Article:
Connecting state and local government leaders
In North Carolina, about 30 jurisdictions got together to discuss how ‘behavioral interventions’ could solve some of their biggest challenges.
Students at Duke University's Sanford School of Public Policy are designing behavioral interventions this semester in small teams with North Carolina local government officials.
Part of a Behavioral Economics for Municipal Policy course, 50 students will analyze local government data for behavioral patterns they can affect with improvement strategies meant to increase the effectiveness of policies and programs in areas like informed consent, shared decision-making and health care cost containment.
Last month, President Obama issues an executive order calling for the application of behavioral science insights to better serve citizens, and Sanford kicked off its initiative with a Local Government Policy Workshop for around 70 local government officials from 30 North Carolina jurisdictions.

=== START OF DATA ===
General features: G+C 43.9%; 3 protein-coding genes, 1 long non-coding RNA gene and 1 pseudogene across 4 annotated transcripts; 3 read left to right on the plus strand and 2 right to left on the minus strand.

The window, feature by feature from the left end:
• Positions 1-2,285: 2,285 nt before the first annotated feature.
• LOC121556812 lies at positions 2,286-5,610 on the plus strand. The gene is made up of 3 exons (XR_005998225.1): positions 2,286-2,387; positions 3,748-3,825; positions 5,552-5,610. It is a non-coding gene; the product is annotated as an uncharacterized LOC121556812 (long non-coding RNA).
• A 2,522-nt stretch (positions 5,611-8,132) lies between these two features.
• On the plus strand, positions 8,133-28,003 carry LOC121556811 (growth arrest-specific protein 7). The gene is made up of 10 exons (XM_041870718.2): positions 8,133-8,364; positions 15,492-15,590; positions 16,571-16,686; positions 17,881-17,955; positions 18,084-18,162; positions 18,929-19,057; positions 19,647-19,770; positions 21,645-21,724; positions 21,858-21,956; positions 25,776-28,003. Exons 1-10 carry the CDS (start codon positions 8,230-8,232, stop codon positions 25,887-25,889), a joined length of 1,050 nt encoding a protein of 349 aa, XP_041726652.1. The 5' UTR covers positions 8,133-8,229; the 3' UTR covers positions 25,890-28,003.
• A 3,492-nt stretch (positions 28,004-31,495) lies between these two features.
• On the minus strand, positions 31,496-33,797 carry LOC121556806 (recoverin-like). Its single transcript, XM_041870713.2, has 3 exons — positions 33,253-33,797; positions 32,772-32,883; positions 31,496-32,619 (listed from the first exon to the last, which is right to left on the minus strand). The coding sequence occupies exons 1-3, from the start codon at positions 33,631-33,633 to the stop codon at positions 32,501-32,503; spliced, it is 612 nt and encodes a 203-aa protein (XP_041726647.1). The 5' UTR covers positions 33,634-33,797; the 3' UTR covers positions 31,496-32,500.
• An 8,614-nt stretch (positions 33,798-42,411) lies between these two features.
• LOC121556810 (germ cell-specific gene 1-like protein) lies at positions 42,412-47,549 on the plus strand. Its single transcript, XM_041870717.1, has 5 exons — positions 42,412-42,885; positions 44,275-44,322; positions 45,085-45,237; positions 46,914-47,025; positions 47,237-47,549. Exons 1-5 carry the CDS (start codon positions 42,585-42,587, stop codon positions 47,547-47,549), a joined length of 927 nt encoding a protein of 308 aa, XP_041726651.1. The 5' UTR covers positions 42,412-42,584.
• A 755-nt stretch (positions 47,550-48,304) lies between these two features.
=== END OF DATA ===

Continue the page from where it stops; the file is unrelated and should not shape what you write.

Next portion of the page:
“For me the biggest lesson is humility. We do lots of experiments, and very often we find that we were wrong,” professor Dan Ariely, who teaches Sanford’s behavioral economics course, says in this video . “The moment you realize you’re wrong, you start questioning your intuition, and you say, ‘Rather than creating a new policy or a new regulation or something else and assuming it will work, because that’s what feels right, let me test it.’”
Humans traditionally use information by processing it quickly, making a judgement call and implementing their decision. The workshop challenged local government officials to sit down with each other and talk through the issues their jurisdictions face while keeping this fundamentally human behavior in mind.
Officials tackled case studies on issues like traffic and congestion, putting on their behavioral economist hats to think through, for instance, how to reduce wear and tear to roads in a city where the economy is booming and the population rapidly growing.
Environments tend to matter more than decisionmakers prone to relying on their intuition think, Ariely said, and policies crafted when times are easy might not prove the best approaches across the board.
Dave Nyczepir is a News Editor for Government Executive’s Route Fifty.